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How to Solve for Digital Infrastructure in the IoT Era

The Internet of Things creates exponential data growth and complexity; enterprises must adjust their digital infrastructure accordingly

Ramchandra Koty
Vanjikumaran Sivajothy
How to Solve for Digital Infrastructure in the IoT Era

At the CES 2022 event in Las Vegas earlier this month, we saw how the Internet of Things (IoT) revolution is in full swing, across both consumer and industry use cases. Whether it’s smart home solutions like connected security cameras, video doorbells and smart lighting[1], self-driving cars[2] or health and fitness monitoring solutions[3], there were certainly a lot of groundbreaking IoT applications on display at CES this year. More importantly, CES demonstrated that IoT has finally transitioned from a random assortment of incompatible gadgets to a true plug-and-play ecosystem based on industry-wide connectivity standards.[4]

However, if we had to summarize the one key IoT takeaway from CES, it would be data growth. Across smart homes, smart manufacturing, smart cities and more, IoT applications are already creating tremendous volumes of data, and this trend will accelerate as IoT devices continue to proliferate. IDC estimates there will be 55.7 billion connected IoT devices (or “things”) by 2025, generating almost 80B zettabytes (ZB) of data.[5]

In this article, we’ll go into more detail about what IoT is, the platforms that support it, and how those platforms rely on next-generation digital infrastructure to handle the influx of data and effectively distribute it across the IoT ecosystem.

IoT Digital Edge Playbook

This playbook outlines how Internet of Things (IoT) platforms can be deployed by businesses to enhance operations and user experience. Placing distributed IoT solutions at the digital edge and interconnecting them to digital technologies accelerates the production of more accurate insights.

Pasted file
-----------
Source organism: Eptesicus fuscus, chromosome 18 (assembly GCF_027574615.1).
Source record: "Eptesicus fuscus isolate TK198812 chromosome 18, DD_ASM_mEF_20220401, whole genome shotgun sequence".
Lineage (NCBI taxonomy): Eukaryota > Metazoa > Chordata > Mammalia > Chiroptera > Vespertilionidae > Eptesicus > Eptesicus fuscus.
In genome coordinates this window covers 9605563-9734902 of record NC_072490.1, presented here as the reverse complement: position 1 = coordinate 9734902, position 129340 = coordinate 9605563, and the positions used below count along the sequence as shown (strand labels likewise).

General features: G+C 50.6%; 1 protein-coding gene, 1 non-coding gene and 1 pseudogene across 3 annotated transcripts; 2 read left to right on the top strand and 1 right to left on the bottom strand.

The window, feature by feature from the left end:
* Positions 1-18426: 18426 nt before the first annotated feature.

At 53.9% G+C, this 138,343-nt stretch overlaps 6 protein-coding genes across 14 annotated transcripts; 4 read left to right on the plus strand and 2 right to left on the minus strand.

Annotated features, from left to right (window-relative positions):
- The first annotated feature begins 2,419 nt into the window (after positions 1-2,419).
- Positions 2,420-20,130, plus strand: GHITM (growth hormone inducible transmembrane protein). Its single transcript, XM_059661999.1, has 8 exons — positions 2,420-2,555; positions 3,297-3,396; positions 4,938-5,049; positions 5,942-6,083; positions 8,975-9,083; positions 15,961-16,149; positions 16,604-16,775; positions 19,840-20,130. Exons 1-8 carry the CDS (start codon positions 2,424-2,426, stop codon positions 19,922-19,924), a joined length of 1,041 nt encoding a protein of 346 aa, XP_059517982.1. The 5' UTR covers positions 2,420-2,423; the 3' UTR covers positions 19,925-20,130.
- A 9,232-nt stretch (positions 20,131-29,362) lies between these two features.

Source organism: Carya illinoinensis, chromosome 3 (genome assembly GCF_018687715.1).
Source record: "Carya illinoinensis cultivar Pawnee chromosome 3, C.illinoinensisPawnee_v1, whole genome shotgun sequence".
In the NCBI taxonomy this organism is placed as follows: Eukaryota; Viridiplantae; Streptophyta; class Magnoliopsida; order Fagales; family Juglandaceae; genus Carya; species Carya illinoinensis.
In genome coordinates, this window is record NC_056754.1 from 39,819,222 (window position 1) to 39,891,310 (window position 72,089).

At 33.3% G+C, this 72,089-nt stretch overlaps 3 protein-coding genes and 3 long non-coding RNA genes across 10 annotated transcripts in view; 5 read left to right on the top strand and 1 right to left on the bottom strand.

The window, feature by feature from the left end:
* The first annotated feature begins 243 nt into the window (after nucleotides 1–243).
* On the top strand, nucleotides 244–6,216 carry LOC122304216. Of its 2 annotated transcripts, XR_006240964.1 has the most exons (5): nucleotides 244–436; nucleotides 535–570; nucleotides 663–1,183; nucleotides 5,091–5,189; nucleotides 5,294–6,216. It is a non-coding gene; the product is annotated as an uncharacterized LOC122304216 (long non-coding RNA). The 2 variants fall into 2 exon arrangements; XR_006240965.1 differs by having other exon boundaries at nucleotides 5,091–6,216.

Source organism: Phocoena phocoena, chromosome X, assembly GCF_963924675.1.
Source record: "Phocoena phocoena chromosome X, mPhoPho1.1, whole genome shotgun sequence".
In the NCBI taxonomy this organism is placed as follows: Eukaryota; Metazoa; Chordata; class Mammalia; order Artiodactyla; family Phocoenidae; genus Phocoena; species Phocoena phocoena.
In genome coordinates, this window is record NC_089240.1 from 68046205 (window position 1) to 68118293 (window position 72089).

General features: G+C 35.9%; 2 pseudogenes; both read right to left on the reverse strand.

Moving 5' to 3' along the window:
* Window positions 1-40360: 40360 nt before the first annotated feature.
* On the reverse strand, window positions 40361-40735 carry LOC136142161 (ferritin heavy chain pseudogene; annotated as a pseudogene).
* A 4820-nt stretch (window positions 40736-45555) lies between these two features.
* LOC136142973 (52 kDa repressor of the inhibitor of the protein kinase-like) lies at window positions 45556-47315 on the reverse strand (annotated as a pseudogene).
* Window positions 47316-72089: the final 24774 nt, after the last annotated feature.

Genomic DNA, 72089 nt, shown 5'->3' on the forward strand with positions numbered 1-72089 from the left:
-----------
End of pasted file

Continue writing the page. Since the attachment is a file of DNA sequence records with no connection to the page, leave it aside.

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IoT Playbook

What is the Internet of Things, and what role do IoT platforms play?

The Internet of Things (IoT) is a network of connected devices that interact with other devices and the world around them via embedded technology. An IoT platform monitors and manages different IoT endpoints, often using business applications running on the platform. The platform can be deployed as either an on-premises software suite or a cloud-based Platform as a Service (PaaS) offering. IoT platforms generate massive volumes of data that must be transmitted, processed, integrated and stored beyond the connected “things” themselves.

IoT networks consist of billions of smart, connected devices capable of performing actions that help improve the quality of life for consumers and productivity for enterprises. This could include heart-monitoring implants that detect potential health issues and alert users in advance, refrigerators that remind us to order groceries, automobiles with built-in sensors to help avoid collisions, or any other object that can be assigned an IP address and exchange data over a network.

IoT growth is driving digital infrastructure demand

The sheer number of new IoT devices that will spring up across the globe over the next few years—and the massive volume of data they will create—will force enterprises to completely rethink their approach to digital infrastructure. Traditional, centralized IT architectures simply can’t provide the level of flexibility and scalability that modern IoT use cases demand. Specifically, organizations face five main challenges when it comes to managing IoT data growth and complexity:

  • Data gravity: IoT data is intermittent, granular, unstructured and unfiltered, making it more difficult to collect and manage than data from traditional sources.
  • Security: IoT devices are often the weak link in the cybersecurity chain. Attackers target them to gain access to enterprise networks, since they typically have limited built-in security capabilities.